What is the church? If you were to attempt to define church, where would you begin? How would your own experiences and culture shape your definition? And once you had arrived at your confident definition, how would your perspective compare to the view of a believer in Iran, Sudan, or parts of Asia? Would non-Western believers agree with you about what the church is? Does church mean the same thing to them as it means to you? In other words, if you had to draw a picture of the church highlighting its purpose, identity and mission and the only resource you had was the Bible without cultural context at all, would you ever arrive at anything that looks like the typical church in America? Your answer is your own, but I must confess that after many years of studying what the Bible teaches about God, His mission and the community through which the mission is to be carried out, I conclude that the church in America bears little resemblance to the missionary movement of the New Testament called the church.
By the day, our culture spirals like a plane out of control, but as our world plummets to the abyss of a godless existence, the church continues to embrace and even celebrate lifeless forms and dead processes that have become obstacles that keep us from engaging the world around us. Truly, many churches are little more than “white-washed tombs full of dead men’s bones” (Matthew 23:27). The church in America desperately needs to shake off its grave clothes and repent of its failure to embody our King and his mission.
There is nothing more important the church does than worship. What happens when the church gathers corporately on the Lord’s Day or any other day for that matter is nothing less than miraculous. The worshipping body becomes the place where heaven and earth meet once again and foreshadows a day when the two will be eternally restored in the presence of our resurrected King.
However, it seems that somewhere along the way the church in America changed the metric by which church health is measured. Biblically speaking, the church is to be something far different than what it has become in many of our communities. Spiritual maturity, deepening faith, radical obedience to God’s Word, loving community, the centrality of authentic worship, sacrificial service, and resolute commitment to the local body of Christ and a clear understanding of its mission are but a few of the undeniable characteristics of a church that faithfully represent its King.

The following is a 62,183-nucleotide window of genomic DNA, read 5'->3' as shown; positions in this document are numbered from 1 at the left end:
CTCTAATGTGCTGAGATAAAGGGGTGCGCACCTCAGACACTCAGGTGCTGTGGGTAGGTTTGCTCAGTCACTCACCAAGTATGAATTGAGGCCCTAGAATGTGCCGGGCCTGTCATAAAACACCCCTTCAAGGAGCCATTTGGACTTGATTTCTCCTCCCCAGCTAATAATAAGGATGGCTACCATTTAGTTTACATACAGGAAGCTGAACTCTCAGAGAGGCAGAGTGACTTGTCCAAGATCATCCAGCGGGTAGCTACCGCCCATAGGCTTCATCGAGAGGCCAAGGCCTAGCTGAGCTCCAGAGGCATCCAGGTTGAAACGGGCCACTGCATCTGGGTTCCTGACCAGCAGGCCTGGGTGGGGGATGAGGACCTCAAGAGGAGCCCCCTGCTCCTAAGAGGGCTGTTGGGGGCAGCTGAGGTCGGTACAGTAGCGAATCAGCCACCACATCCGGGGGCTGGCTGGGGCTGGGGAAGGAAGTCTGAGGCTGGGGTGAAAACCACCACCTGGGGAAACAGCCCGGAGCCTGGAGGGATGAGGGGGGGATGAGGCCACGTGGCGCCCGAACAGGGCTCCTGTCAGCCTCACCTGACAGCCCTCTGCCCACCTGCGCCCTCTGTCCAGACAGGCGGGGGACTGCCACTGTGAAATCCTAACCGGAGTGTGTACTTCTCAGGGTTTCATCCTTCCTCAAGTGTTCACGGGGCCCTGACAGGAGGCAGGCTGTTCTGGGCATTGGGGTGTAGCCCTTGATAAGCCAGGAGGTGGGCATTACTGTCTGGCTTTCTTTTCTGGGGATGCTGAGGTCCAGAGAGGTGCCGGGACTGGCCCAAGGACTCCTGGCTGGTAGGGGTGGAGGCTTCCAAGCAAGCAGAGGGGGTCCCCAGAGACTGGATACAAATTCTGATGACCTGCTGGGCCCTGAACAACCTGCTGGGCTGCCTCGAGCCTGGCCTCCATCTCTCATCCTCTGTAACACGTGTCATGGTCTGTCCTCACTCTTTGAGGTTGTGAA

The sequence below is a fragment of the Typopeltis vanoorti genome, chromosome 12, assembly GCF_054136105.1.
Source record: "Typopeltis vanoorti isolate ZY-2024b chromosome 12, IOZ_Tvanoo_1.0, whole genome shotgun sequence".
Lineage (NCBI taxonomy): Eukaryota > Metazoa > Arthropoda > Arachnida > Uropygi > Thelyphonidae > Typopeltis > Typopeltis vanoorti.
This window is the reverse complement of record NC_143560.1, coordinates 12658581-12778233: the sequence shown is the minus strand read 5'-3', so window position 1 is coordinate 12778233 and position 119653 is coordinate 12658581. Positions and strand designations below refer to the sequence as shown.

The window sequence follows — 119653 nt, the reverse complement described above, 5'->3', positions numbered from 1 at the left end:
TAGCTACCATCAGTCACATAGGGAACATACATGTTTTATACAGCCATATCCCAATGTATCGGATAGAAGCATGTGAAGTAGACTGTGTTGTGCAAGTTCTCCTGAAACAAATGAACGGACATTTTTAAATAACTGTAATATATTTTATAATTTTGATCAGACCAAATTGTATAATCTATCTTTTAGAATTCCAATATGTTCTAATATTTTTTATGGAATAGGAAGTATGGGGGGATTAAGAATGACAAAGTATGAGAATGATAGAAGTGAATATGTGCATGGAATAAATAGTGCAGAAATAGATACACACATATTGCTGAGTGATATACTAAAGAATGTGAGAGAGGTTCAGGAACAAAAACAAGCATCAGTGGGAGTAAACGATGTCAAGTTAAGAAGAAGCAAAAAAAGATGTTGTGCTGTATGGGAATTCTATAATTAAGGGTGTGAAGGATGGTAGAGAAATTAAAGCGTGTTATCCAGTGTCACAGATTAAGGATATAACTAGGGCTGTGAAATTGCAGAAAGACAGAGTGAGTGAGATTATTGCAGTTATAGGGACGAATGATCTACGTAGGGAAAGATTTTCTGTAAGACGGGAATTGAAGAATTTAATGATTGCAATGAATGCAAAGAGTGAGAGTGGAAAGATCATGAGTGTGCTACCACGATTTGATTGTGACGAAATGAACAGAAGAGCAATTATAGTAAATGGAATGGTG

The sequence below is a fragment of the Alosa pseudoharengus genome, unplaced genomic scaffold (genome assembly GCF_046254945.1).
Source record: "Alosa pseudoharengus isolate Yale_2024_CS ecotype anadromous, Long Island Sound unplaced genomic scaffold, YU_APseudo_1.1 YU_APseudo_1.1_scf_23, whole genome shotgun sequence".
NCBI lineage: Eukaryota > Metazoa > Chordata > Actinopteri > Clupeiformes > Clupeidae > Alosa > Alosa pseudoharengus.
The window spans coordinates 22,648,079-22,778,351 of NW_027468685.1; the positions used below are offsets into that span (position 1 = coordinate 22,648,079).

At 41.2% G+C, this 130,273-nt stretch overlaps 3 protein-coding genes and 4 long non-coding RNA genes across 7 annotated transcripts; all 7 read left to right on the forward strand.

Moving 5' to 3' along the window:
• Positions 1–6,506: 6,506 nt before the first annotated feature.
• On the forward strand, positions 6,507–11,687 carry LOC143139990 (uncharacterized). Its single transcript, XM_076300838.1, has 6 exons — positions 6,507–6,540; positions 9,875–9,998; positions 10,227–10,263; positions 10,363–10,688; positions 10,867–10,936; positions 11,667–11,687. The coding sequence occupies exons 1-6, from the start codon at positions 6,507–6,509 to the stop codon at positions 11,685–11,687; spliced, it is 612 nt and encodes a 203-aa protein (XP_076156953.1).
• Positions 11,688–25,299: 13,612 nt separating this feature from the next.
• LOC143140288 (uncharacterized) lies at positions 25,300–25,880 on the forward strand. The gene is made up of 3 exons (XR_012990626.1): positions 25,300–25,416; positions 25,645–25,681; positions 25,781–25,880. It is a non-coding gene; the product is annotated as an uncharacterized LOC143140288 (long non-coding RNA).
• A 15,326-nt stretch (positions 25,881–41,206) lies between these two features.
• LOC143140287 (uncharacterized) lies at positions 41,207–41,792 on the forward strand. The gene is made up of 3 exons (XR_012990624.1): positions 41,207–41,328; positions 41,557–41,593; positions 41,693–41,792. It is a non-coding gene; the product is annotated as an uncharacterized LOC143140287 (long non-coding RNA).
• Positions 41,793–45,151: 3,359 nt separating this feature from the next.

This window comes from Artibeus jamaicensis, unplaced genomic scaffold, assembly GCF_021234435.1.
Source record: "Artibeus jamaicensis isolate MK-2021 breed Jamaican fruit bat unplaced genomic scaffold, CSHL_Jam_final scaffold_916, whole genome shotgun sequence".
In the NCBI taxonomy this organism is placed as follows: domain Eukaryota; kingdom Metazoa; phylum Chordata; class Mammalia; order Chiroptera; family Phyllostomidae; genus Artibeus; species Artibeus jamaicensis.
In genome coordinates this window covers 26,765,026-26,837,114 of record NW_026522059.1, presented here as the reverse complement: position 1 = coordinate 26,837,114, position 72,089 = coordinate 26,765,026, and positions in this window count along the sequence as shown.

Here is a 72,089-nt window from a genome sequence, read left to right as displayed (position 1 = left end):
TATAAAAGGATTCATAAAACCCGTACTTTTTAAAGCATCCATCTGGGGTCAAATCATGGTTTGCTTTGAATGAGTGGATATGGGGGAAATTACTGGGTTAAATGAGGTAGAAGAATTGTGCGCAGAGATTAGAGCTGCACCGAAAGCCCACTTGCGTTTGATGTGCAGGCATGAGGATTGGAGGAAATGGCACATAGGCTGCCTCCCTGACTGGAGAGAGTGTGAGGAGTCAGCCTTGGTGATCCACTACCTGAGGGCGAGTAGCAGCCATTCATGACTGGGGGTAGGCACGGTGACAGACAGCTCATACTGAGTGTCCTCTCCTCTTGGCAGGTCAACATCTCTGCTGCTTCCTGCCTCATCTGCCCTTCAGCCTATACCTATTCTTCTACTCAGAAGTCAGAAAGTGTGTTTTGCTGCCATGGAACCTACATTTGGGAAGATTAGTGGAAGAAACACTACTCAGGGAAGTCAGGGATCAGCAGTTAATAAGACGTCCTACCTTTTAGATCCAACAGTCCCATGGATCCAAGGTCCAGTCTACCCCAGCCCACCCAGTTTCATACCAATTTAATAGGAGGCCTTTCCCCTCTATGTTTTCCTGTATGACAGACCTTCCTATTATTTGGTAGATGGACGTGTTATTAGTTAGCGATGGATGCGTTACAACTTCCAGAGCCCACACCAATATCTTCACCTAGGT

And though few church leaders would disagree with this summary of a healthy church, the average church in America continues striving to attract those who will fill our buildings and if, by chance, we succeed in bringing more people into our buildings and populating our programs then we go home happy and convinced that God is at work. But such an image is not to be found in the Bible.
In the Scriptures, the movement of Christ, the apostles and the early church is ALWAYS toward the world. There is not a single clear example of a church in the Bible whose energy was spent on drawing people into and growing its own presence in a central location!
The church then and the church now is a gospel movement, by which the Spirit-filled people of God are deliberately and strategically seeking to create missional encounters with people in every sphere of life. It’s not unusual at all for a pastor or Bible teacher to make the claim that all of God’s people are missionaries. But there is little reason to believe that either the average church or the members on its rolls live as though this were the case. The greatest missionary opportunity in the world exists in our own backyards, not within the sanctuary walls. More than ever before the church needs to be driven out of our institutions to become, once again, the kingdom movement of the redeemed who are creating missionary encounters with the culture around us.
What do you mean when you use the word, church? The better question is what did Christ intend when he created and breathed life into this body? With great urgency the church must become a mobile community that reflects our Savior and his mission rather than one crafted to meet the perceived needs of man.